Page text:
The Funnel Approach
In today’s market, finding the right candidate can be overwhelming due to the large number of candidates that a job posting generates. Therefore, I find it quite useful to include a set of processes that go beyond the basic screening and interview process. I refer to it as the “funnel approach” and although it takes more time upfront, your success rate will increase significantly in the long run. You begin with a large number of candidates at the top and as you continue with the selection process, you narrow the application pool to only a few candidates. In essence you are trying to find not just an applicant to fill a position, but the best match for the position and the company.
Here is what it looks like:
You begin with the job description. Spend time with your hiring manager before you post the job to identify essential skills and qualifications in addition to the details of the job responsibilities. Many times positions may change as the company evolves and using an existing job posting may overlook new requirements.
Next develop a screening process which includes a list of essential qualifications that a candidate must have before proceeding to the next level. Conduct a first interview which includes a review of the applicant’s job history and qualifications, a discussion of the job duties and a couple of key behavioral questions that provide a preliminary insight to personality traits. Next include a first level assessment which includes technical testing such as computer, math, cognitive or industry knowledge skills. At this point you can eliminate some candidates and prepare for the second round of interviewing.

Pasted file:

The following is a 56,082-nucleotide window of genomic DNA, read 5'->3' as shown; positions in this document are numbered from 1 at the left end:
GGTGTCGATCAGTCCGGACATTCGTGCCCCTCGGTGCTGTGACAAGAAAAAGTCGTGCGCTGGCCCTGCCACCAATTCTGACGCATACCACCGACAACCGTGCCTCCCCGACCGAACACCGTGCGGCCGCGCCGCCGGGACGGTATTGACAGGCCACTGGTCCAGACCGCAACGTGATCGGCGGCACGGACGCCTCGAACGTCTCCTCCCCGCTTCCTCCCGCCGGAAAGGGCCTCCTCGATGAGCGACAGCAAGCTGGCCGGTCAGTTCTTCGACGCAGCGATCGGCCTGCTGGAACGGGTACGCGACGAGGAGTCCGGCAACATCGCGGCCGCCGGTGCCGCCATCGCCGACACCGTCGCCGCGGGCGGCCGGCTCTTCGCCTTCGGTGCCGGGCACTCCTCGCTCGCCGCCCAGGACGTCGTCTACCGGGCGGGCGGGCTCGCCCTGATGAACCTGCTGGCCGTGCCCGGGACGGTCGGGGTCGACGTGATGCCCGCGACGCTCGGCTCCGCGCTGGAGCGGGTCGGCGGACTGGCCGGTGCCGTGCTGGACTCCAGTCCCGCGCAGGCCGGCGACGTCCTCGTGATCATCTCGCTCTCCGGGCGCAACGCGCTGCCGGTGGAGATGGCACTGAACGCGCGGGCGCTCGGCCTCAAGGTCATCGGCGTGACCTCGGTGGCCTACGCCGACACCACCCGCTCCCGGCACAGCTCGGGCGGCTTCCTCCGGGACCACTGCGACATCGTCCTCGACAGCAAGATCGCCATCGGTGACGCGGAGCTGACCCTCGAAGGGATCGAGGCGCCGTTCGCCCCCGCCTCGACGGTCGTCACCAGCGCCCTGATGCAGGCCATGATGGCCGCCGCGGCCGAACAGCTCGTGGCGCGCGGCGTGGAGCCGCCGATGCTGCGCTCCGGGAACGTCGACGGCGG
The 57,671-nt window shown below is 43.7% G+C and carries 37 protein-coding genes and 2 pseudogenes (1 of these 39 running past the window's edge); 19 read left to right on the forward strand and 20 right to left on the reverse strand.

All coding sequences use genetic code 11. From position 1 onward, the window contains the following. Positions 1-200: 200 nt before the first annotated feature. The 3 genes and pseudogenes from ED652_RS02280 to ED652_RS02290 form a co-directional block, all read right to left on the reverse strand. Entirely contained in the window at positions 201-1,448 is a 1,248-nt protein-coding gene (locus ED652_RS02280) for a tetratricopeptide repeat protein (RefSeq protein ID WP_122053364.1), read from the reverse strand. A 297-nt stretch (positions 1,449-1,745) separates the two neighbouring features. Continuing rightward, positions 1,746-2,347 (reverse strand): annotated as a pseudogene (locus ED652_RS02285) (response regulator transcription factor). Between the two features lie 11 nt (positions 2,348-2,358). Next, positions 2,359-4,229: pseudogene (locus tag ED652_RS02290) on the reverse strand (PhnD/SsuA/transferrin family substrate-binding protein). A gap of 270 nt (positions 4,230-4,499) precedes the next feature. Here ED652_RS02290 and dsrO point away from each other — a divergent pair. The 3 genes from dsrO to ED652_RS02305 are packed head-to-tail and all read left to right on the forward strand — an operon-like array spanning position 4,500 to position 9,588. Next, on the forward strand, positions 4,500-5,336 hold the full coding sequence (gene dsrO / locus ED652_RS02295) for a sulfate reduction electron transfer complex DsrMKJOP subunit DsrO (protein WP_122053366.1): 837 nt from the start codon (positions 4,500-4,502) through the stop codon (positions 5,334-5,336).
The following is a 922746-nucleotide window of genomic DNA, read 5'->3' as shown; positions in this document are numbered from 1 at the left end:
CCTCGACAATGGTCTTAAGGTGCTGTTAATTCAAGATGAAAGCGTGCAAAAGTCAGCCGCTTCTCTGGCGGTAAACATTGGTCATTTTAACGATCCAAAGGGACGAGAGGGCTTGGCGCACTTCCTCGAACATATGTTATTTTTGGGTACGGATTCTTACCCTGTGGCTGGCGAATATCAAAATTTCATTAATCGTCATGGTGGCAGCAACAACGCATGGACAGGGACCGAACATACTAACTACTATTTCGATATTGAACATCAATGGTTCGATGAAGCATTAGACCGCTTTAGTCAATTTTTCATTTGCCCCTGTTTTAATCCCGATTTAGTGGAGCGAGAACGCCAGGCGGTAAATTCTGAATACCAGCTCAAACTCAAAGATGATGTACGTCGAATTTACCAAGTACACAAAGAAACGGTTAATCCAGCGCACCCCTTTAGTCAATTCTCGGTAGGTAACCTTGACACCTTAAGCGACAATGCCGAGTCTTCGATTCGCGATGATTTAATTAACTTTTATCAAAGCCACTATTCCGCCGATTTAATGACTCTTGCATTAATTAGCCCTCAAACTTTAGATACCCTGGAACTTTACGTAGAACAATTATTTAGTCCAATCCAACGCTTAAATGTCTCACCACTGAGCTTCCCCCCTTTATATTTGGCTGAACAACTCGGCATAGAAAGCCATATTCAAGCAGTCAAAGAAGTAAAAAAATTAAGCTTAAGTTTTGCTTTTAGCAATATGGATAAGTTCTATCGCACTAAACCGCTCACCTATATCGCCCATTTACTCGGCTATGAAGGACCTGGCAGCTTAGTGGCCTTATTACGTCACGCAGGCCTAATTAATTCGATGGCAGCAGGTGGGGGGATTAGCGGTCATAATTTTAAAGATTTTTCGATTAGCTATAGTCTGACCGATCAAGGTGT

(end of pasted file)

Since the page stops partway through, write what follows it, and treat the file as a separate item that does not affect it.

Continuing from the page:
In the second phone interview, I like to use a behavioral interview which is based on the premise that a person’s past performance on the job is the best predictor of future performance. The interview includes real life examples of how the candidate acted in situations related to the questions, which is unlike a traditional job interview that ask uncomplicated questions related to past experiences.
After the second interview, you should have your final candidates. At this point, I recommend an in-depth assessment which evaluates mental and emotional intelligence and identifies personality traits that you may have overlooked in the selection process. Now you are ready to present your final candidates to the hiring manager for review. This should not be your first time to discuss applicants with the hiring manager. I always include a check in process at the early stage of this process that includes a discussion of a couple of candidates to ensure I am accurate in my selection criteria.
The final stage of this process is the hiring manager interview. I typically prepare a packet for the hiring manager that includes the information I have collected as well as discuss the strengths and weaknesses of each candidate. Most hiring managers prefer to conduct the interview as they see fit, however, make sure that you have reviewed legal interviewing techniques to ensure compliance with state and federal laws.
The Funnel Approach goes above and beyond typical recruiting and selection practices for most employers, but I have found that it increases your success rate and justifies the time and expense. Successful recruiting is more than filling positions with people, it is an art of match-making in the workforce.